Does Scaling and Root Planing Hurt?
As part of your oral health regimen, it’s important to see your dentist twice a year for a professional cleaning and examination. The cleaning portion of the appointment typically involves removal of plaque and tartar, plus polishing to remove stains and smooth the surface of your teeth. However, if you have symptoms of gum disease, you might need a more complex cleaning procedure called scaling and root planing.
What is scaling and root planing?
Scaling is a non-surgical procedure that cleans your teeth below the gum line, where the bacteria-filled plaque that causes gum disease usually accumulates. Receding gums are especially vulnerable to gum disease, so even if your teeth are otherwise healthy, your dentist might recommend scaling during your routine cleaning appointment.
Root planing is a procedure that follows dental scaling, smoothing out the root surfaces to keep plaque and tartar from reforming underneath the gumline. Root planing also allows your gums to heal and firmly reattach to your teeth.
In severe cases of gum disease, scaling and root planing are required before gum surgery to prepare for the procedure and aid in the healing process.
What happens during the procedure?
During the dental scaling procedure, your dentist will use a hand-held dental scaler and curette (sickle-shaped instruments) to scrape off all the plaque and tartar deposits from your teeth.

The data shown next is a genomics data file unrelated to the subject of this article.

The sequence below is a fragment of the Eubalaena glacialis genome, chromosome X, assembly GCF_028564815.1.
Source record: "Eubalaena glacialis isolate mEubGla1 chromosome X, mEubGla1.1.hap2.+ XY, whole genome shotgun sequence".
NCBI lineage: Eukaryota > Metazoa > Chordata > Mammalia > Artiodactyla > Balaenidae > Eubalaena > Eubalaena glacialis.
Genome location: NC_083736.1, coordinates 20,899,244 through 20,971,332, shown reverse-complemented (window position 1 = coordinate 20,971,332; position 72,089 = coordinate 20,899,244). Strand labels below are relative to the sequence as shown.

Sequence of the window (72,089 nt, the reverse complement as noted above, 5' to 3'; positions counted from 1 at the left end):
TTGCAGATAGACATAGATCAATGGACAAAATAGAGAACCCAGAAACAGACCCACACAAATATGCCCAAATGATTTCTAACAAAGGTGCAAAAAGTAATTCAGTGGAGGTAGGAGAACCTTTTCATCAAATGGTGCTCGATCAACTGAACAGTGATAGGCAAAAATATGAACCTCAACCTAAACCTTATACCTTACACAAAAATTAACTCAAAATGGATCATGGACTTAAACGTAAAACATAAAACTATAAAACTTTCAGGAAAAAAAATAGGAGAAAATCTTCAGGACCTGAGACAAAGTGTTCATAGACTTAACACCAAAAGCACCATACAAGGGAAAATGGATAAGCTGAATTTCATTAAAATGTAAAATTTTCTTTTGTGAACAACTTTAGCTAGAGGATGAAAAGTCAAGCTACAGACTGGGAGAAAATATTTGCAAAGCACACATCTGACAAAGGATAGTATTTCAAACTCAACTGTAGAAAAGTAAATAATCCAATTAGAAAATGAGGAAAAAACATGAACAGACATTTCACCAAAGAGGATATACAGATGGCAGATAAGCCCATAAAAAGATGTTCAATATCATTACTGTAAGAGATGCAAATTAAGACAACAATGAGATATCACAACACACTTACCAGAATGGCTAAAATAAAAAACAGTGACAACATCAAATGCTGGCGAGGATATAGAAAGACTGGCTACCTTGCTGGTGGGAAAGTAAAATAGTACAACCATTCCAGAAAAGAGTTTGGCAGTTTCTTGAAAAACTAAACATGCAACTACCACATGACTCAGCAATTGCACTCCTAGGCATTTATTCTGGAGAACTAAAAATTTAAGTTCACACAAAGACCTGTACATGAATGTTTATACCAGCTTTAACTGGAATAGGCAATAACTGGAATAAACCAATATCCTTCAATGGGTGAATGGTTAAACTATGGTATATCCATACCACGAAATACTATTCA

Dentists can also use an ultrasonic scaling instrument either instead of or in conjunction with a manual dental scaler. Ultrasonic scaling instruments feature a vibrating metal tip that breaks tartar loose from the teeth and rinses it away with a built-in sprayer, which also keeps the vibrating tip cool to the touch.
After the plaque and tartar are removed with scaling instruments, your dentist will use similar instruments for root planing. The main difference is that root planing reaches deeper below the gumline to address the surface of the tooth root, so the gums can reattach properly.
Does dental scaling and root planing hurt?
Dental scaling and root planing can be uncomfortable, especially if you have sensitive gums, but your dentist can numb your gums and teeth roots with a local anesthesia to decrease your discomfort during the procedure. Your whole mouth can be scaled and planed in one visit, although your dentist might prefer to work in one quadrant of your mouth at a time.
After the procedure, you can expect minor tenderness once the anesthesia wears off. It’s important to maintain a consistent oral health routine afterward to restore your gums to their healthy, firm appearance and prevent further gum disease. Your dentist might also recommend a prescription mouthwash to use in the days following the procedure to keep your gums extra clean.
All your dental specialties in one place
San Diego Dental Specialty Center offers dental scaling and root planing, plus a wide variety of other dental specialty services. Our oral surgeons are experienced and compassionate, and we’re proud to offer a comprehensive range of services under one roof. For more information or to schedule a consultation, give us a call today at (619) 272-6246.